Some thoughts on home

I said a quiet good-bye to Guanajuato early this morning, sitting on the bottom step of our callejon. I’d taken a garbage bag down to the dumpster and was waiting for Jack to come around with the car after locking up the house. This makes sense to people who know the city; people and cars take quite different routes.

The city was still dark and quiet. I passed one neighbour walking up the callejon as I walked down; he went into his house without acknowledging me, and I wondered if he was sneaking home after an illicit night out, or if perhaps he was getting home from working a night shift. One cab drove by while I waited on the step, and then Jack showed up, I jumped into the passenger seat, and we were on our way. Tonight, we’re in Laredo, Texas. It was a long day of driving, with plenty of time to think and talk about what it means to have two lives in two countries.

Sunrise over the mountains

Sunrise over the mountains

It’s something I think about a lot. I love my home. I’ve lived there for 40+ years. I have a history there, deep roots, and a network of friends and connections that define home for me. But, over the past decade, I’ve spent more and more time in my second home–Mexico–and this morning, sitting on that step, I felt an intense tug in both directions. I’ve come to love this place, the people here are becoming more important to me every year, and even though, after more than four months away, it’s time to go home, I’m not just leaving a winter get-away. I’m leaving–well–home.

An excess of blessings, so what’s my problem? Just that I haven’t figured out how to have it all. Every year, I sever my ties with home in Echo Bay for several months, and though I pretend that it doesn’t matter, that those ties are too strong to break, I sense them weakening. Every year when I return in the spring, I rush to tighten them. But I’ve missed another season of friendship and hardship and urgent debate about the crises of the moment, and you can’t get those back. I will never be entitled to wear a t-shirt that says “I survived the winter of 2014”!

But every year, too, I deepen my connections in Guanajuato, only to turn away after a few months, knowing that—as welcome as I feel, and as promising as these new friendships and connections are—I can never be fully part of a community when I just “drop in” for the winter.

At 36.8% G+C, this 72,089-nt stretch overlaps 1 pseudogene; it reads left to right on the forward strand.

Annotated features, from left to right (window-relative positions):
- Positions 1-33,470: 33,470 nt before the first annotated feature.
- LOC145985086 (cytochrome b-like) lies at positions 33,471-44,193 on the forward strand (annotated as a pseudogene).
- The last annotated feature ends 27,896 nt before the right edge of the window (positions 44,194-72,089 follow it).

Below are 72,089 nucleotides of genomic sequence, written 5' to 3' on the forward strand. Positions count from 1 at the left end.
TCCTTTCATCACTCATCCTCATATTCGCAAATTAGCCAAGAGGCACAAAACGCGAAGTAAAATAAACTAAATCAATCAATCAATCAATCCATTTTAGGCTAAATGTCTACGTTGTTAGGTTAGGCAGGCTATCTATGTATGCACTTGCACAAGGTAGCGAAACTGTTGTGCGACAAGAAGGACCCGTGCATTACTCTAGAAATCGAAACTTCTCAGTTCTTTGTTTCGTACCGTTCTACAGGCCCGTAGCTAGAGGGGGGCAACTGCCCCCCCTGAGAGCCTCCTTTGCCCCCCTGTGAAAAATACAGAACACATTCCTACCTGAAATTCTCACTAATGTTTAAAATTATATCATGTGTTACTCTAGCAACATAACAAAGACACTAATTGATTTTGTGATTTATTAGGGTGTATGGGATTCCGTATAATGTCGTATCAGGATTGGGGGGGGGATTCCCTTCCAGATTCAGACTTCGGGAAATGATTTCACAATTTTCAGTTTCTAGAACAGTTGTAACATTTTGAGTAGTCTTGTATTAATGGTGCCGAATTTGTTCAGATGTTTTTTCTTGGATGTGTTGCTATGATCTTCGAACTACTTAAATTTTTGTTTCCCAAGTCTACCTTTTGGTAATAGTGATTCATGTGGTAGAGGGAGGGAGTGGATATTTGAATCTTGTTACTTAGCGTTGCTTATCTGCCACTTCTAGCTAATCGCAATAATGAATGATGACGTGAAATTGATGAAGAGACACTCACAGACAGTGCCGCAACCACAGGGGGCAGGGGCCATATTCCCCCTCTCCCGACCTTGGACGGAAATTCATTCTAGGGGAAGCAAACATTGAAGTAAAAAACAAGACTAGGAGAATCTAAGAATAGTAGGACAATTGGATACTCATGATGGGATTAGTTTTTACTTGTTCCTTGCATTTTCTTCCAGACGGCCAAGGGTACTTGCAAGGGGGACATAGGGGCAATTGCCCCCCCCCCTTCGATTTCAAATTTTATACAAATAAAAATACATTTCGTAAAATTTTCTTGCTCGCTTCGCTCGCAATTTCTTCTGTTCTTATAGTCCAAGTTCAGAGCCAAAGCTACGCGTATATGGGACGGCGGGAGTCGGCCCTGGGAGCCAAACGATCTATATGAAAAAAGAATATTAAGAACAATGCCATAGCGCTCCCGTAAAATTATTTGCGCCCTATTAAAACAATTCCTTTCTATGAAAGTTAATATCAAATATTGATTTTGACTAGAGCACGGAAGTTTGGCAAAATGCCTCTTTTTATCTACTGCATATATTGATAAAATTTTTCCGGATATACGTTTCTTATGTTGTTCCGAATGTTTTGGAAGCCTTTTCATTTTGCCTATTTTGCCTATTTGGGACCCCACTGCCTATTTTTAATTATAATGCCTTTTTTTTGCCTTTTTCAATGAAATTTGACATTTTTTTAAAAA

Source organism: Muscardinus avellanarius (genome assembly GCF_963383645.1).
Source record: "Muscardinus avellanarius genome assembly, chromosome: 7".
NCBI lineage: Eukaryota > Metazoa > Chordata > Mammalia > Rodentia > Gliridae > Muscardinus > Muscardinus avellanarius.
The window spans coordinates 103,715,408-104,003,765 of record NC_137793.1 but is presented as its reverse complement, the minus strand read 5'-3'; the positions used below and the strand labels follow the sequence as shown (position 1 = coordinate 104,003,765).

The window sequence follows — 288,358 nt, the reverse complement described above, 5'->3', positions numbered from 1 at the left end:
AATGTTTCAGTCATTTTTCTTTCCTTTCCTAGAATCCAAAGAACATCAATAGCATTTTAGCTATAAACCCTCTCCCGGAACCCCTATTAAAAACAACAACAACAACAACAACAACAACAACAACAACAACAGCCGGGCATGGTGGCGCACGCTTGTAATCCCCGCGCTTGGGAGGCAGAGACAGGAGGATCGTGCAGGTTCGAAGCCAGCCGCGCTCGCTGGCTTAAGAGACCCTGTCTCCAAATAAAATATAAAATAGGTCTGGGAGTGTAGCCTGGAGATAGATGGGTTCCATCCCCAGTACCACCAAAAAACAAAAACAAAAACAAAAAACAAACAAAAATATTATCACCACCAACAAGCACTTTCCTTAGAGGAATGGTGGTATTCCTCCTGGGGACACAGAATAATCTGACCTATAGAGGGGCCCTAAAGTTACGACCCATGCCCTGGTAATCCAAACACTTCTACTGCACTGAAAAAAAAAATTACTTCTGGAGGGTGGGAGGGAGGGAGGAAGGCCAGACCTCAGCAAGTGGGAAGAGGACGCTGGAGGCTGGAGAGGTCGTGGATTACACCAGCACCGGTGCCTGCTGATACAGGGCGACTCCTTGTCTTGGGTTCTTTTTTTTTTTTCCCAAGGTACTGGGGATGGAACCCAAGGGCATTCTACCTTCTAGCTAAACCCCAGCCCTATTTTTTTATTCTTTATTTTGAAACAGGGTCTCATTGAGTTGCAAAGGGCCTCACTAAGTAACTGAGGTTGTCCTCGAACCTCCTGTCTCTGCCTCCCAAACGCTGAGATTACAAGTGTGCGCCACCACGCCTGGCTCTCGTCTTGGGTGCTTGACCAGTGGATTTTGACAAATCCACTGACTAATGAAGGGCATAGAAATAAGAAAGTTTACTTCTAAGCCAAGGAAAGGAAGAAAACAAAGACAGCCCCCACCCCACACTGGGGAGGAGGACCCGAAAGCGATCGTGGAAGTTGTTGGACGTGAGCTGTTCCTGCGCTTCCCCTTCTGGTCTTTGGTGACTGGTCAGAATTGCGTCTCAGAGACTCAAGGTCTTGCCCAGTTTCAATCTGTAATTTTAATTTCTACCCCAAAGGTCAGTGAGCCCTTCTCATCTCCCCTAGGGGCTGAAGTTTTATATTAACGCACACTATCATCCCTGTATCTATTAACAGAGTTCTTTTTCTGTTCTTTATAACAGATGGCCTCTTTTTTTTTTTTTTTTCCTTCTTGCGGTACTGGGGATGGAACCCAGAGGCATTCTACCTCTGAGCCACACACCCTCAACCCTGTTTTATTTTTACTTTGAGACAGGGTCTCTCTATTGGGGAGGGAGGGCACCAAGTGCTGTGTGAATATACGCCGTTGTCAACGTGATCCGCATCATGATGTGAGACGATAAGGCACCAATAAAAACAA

Right now, I’m eager to be back home–in Echo Bay–looking forward to spring and to friends, gardens, walks along the river, days at the lake, book club, writers groups, grandkids, and the space I’ve created over 40 years–the things I turn my back on when I leave for the winter. For awhile, I’ll bask in the comfort and be convinced that I don’t want to continue with this split-in-half life. But by the time fall comes around, I’ll be thinking about Guanajuato, reluctant to leave one life but looking forward to the other–just as I was this morning–and wondering again if there’s any way I can manage to be two places at once.

On the way back to sea level--much warmer, much greener.

On the way back to sea level–much warmer, much greener, though still arid.

 

 

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One Response to Some thoughts on home

  1. I feel a little this way when I move from town to the camp and back — the (admittedly huge) difference is that I don’t really change friends and cultures. I do see more different people in the summer: an increasing number of people who come back just for a month or two to their camps.

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